The Fear Index
|29 Sep 2011|
|Media type||Print (Hardback)|
The Fear Index is a 2011 novel by British author Robert Harris. It is set in a period of roughly 24 hours from the 6 May 2010—the date of the British general election and the Flash Crash. It follows the interactions of a group of employees at Hoffmann Investment Technologies, a fictional hedge fund operating in Geneva.
The story begins as Dr Alex Hoffmann, an American expat living in Switzerland, and the founder of his eponymous hedge fund, receives a first edition copy of The Expression of the Emotions in Man and Animals. Hoffmann is mystified that the book's subject relates to his theory on fear, and even more that there is no indication of who sent it. That night Hoffmann is attacked in his home by an unknown assailant. The police inspector, Leclerc is skeptical about the validity of Hoffmann's story.
The next morning he proceeds to his company, where his charismatic British CEO, Hugo Quarry, is pitching for a renewed investment from the firm's existing clients. They seek to utilise Hoffmann's genius with algorithms into a system, named VIXAL-4, which can provide sufficient data on the markets to generate successful hedges.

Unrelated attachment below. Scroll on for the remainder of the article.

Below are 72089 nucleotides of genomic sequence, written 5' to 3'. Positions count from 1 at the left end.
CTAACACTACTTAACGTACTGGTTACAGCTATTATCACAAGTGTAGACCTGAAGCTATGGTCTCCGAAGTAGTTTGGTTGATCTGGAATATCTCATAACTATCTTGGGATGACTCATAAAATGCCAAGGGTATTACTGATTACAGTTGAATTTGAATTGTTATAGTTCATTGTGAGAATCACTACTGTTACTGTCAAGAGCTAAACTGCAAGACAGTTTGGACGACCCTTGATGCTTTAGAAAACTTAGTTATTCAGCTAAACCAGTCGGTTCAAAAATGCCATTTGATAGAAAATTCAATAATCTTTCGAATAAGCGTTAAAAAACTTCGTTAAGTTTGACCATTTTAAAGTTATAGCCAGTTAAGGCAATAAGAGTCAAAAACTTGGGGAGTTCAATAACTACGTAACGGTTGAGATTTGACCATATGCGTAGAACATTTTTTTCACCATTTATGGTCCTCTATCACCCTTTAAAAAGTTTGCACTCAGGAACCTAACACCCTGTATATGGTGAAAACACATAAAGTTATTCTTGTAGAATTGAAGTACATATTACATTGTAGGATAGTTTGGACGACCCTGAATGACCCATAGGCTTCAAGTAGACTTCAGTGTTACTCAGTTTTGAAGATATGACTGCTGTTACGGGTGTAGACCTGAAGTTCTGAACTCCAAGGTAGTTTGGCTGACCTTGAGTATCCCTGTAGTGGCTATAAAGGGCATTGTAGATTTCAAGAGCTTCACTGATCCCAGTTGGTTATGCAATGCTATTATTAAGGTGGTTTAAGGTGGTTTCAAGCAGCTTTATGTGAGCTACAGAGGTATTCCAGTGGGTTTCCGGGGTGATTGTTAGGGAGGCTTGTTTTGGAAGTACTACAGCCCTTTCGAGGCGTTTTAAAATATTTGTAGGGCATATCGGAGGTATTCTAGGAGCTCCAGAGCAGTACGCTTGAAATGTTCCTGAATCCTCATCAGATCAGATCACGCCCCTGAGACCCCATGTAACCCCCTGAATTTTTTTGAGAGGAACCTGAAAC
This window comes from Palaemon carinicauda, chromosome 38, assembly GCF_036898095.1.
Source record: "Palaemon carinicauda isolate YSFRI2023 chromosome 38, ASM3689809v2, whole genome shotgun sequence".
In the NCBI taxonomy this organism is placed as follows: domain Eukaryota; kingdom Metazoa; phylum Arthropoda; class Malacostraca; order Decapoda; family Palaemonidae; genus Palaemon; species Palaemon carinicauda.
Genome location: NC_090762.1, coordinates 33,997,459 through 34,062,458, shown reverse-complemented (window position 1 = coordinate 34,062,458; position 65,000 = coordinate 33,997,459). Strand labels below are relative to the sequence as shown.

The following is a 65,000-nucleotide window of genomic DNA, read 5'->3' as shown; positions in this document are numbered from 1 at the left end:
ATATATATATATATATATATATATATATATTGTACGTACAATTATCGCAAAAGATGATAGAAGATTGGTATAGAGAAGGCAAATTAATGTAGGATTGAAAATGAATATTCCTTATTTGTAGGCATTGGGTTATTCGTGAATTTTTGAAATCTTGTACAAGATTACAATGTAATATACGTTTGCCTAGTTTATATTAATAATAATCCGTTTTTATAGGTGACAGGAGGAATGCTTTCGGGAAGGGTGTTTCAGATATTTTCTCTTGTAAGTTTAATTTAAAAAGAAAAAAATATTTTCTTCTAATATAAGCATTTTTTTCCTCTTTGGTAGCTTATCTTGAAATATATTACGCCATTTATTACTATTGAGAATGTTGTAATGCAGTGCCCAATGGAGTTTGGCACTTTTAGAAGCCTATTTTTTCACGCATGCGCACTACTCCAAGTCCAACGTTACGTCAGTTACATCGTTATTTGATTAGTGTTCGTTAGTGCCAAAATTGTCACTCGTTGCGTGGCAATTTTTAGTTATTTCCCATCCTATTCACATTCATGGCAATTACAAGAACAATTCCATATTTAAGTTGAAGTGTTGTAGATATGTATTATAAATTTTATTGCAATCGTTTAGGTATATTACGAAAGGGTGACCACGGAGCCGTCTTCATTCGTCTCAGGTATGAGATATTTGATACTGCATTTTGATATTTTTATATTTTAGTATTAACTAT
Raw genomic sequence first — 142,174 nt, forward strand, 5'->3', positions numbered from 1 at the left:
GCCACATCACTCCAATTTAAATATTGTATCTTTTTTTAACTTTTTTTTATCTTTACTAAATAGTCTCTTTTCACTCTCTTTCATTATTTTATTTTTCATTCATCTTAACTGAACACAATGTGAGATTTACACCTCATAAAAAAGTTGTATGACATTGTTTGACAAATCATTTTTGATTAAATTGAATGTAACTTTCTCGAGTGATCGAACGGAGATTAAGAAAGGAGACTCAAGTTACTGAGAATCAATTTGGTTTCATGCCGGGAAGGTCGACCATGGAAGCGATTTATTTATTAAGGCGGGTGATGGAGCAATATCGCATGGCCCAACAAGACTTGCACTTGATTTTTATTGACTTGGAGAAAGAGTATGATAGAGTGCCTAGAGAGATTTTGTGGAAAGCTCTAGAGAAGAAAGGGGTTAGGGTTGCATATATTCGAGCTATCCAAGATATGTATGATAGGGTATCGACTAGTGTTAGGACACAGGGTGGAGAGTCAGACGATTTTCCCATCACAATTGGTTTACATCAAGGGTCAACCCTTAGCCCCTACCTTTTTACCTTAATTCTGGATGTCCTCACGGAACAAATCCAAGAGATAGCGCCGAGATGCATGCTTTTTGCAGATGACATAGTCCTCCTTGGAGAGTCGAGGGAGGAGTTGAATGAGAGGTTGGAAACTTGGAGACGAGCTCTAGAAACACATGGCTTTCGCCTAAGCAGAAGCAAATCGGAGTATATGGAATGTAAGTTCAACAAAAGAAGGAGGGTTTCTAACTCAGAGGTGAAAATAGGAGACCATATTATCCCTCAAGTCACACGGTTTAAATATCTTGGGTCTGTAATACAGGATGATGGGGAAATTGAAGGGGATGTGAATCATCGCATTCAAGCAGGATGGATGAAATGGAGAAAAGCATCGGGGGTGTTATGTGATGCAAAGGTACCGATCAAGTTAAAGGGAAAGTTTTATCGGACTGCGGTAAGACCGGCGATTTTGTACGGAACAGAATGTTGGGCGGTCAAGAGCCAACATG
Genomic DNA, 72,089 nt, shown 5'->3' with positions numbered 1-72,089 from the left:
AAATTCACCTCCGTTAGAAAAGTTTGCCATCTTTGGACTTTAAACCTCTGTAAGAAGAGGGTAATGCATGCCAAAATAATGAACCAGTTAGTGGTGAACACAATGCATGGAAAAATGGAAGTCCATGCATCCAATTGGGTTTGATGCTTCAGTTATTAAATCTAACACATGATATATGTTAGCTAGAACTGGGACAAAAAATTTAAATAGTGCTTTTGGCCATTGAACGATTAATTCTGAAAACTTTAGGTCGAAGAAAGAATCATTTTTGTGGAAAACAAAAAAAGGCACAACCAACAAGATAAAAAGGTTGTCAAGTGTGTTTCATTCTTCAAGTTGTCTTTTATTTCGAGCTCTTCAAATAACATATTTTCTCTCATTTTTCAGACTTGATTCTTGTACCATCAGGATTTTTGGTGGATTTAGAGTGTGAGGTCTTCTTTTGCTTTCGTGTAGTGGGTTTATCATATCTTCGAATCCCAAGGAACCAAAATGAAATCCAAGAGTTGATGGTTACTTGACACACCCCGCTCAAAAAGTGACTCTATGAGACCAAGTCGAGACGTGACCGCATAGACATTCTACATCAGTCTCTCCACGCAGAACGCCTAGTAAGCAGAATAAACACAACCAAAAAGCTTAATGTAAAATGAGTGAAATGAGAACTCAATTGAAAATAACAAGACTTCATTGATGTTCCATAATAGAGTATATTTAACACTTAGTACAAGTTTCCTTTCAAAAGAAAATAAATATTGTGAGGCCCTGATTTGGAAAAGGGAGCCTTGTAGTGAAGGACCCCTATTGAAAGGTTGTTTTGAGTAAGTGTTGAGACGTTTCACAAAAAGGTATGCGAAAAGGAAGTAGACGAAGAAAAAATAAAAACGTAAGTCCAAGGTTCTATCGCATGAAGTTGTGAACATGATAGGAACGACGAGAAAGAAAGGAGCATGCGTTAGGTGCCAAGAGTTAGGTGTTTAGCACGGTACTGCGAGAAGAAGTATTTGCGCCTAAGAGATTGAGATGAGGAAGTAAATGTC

Hoffmann's wife Gabrielle is approached by Leclerc at her art gallery. Leclerc informs her that when Hoffmann was at CERN, he suffered a nervous breakdown. Later Gabrielle confronts Hoffmann, who brushes it of as being nothing important. Suddenly it is announced that all of Gabrielle's artwork has sold to an anonymous collector. Gabrielle suspects that Hoffmann is behind it and storms off.
Hoffmann eventually tracks down the assailant to a hotel room. Where Karp the assailant, attacks him. In the struggle Karp's neck breaks.
Over the course of the business day the situation becomes unstable, with VIXAL assuming a level of risk considered unsustainable by the human staff, and they strive to shut it down. As this happens Hoffmann also begins to suspect that he is losing his mind.
Writing in The Guardian, literary critic Mark Lawson called the novel gripping, and described it as 'a speedy read, [which] is the appropriate medium for a story in which many of the key events... take place in milliseconds'. The Observer called it 'thoroughly enjoyable', while Charles Moore in The Daily Telegraph wrote 'The Fear Index is a frightening book, of course, as, with its title, it intends. Harris has an excellent sense of pace...'
- The Fear Index by Robert Harris – review The Guardian Retrieved on 10 December 2011
- The Fear Index by Robert Harris – review Retrieved on 10 December 2011
- The Fear Index: A day in the life of the death of capitalism The Daily Telegraph Retrieved on 10 December 2011